THE journey from Britain’s farms to the food on your plate is vital to keeping the country going. Here’s how it’s broken down irrevocably:
At the farm, crops are harvested by migrant workers who are no longer allowed in the country. Meanwhile animals cannot be slaughtered due to a shortage of inspectors for the same reason.
Goods are then not picked up by HGV drivers who have left the profession because of low pay and shit conditions, or who due to the Home Office’s hostile environment policy have elected to stay in Romania. They cannot therefore take it to warehouses.
In the warehouses, suffering a staffing crisis because of the issues explained above and then some, the meat and vegetables cannot be packed because of a shortage of CO² caused by selling all our storage facilities to foreign owners who closed them.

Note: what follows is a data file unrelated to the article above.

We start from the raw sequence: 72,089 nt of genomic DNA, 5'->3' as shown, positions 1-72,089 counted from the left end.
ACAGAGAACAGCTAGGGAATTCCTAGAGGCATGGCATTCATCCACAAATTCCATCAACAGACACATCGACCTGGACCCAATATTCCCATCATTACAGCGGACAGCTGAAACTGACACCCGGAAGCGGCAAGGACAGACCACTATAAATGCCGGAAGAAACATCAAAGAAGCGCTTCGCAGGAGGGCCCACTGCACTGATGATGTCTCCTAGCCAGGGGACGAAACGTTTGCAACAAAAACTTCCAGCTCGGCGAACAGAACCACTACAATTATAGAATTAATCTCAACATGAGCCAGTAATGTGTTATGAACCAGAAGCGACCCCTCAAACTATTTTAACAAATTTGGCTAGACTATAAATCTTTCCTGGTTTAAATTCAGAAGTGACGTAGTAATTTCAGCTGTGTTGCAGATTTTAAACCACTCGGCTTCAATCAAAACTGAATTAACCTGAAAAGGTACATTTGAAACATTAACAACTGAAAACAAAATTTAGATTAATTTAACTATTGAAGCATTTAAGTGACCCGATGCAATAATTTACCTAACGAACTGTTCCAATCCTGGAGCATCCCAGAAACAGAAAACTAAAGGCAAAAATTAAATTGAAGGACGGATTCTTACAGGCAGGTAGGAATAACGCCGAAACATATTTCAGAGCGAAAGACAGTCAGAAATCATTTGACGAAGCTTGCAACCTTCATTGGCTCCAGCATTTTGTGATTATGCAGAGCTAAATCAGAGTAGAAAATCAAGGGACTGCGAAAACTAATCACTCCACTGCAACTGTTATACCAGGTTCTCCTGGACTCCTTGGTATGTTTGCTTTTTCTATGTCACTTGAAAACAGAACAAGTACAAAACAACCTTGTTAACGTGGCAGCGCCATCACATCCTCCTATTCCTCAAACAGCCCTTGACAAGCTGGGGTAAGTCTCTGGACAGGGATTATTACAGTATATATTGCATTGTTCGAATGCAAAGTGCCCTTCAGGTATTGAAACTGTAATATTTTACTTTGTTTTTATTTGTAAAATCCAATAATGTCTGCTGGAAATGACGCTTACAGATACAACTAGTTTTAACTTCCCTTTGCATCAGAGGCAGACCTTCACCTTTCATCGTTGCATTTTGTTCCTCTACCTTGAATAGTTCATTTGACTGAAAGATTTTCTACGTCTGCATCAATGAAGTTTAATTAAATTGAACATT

From there the same unavailable HGV drivers as previously take the food to the supermarkets, where overworked staff put it out. Despite higher prices due to costs in the supply chain, Brits trained by 18 months of stockpiling soon clear the shelves.
Back home, families store food in fridges powered by electricity and cook it in gas ovens, while both those last. Alternatively they could go out for food at a gastropub or restaurant closed four days a week because they have no chefs or waiters.
And that’s how food doesn’t get from the farms to our kitchen tables. Not applicable to Northern Ireland which has it even worse.